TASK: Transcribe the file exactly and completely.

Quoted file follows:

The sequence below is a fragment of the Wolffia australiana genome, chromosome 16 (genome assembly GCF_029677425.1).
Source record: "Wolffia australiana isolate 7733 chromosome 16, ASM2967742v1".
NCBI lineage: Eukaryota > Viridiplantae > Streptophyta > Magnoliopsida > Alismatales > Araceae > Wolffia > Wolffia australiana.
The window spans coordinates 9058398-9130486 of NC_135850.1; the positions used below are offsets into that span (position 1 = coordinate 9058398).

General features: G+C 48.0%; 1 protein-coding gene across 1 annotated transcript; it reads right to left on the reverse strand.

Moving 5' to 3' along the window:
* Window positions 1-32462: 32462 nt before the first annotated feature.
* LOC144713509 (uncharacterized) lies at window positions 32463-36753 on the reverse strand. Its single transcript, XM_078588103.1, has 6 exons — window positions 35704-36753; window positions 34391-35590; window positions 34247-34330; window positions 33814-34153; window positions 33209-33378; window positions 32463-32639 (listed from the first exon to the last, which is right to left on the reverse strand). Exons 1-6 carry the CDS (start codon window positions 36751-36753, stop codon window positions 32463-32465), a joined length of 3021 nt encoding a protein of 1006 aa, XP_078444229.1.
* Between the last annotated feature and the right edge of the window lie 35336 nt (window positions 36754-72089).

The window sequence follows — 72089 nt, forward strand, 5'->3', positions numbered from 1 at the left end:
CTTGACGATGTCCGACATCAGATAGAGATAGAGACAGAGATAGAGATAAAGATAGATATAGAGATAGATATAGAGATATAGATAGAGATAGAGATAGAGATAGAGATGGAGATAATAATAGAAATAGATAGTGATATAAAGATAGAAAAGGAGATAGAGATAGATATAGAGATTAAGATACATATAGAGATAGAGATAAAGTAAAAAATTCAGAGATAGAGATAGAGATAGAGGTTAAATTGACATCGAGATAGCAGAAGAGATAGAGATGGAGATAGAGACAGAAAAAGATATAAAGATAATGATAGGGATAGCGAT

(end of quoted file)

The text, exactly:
The sequence below is a fragment of the Wolffia australiana genome, chromosome 16 (genome assembly GCF_029677425.1).
Source record: "Wolffia australiana isolate 7733 chromosome 16, ASM2967742v1".
NCBI lineage: Eukaryota > Viridiplantae > Streptophyta > Magnoliopsida > Alismatales > Araceae > Wolffia > Wolffia australiana.
The window spans coordinates 9058398-9130486 of NC_135850.1; the positions used below are offsets into that span (position 1 = coordinate 9058398).

General features: G+C 48.0%; 1 protein-coding gene across 1 annotated transcript; it reads right to left on the reverse strand.

Moving 5' to 3' along the window:
* Window positions 1-32462: 32462 nt before the first annotated feature.
* LOC144713509 (uncharacterized) lies at window positions 32463-36753 on the reverse strand. Its single transcript, XM_078588103.1, has 6 exons — window positions 35704-36753; window positions 34391-35590; window positions 34247-34330; window positions 33814-34153; window positions 33209-33378; window positions 32463-32639 (listed from the first exon to the last, which is right to left on the reverse strand). Exons 1-6 carry the CDS (start codon window positions 36751-36753, stop codon window positions 32463-32465), a joined length of 3021 nt encoding a protein of 1006 aa, XP_078444229.1.
* Between the last annotated feature and the right edge of the window lie 35336 nt (window positions 36754-72089).

The window sequence follows — 72089 nt, forward strand, 5'->3', positions numbered from 1 at the left end:
CTTGACGATGTCCGACATCAGATAGAGATAGAGACAGAGATAGAGATAAAGATAGATATAGAGATAGATATAGAGATATAGATAGAGATAGAGATAGAGATAGAGATGGAGATAATAATAGAAATAGATAGTGATATAAAGATAGAAAAGGAGATAGAGATAGATATAGAGATTAAGATACATATAGAGATAGAGATAAAGTAAAAAATTCAGAGATAGAGATAGAGATAGAGGTTAAATTGACATCGAGATAGCAGAAGAGATAGAGATGGAGATAGAGACAGAAAAAGATATAAAGATAATGATAGGGATAGCGAT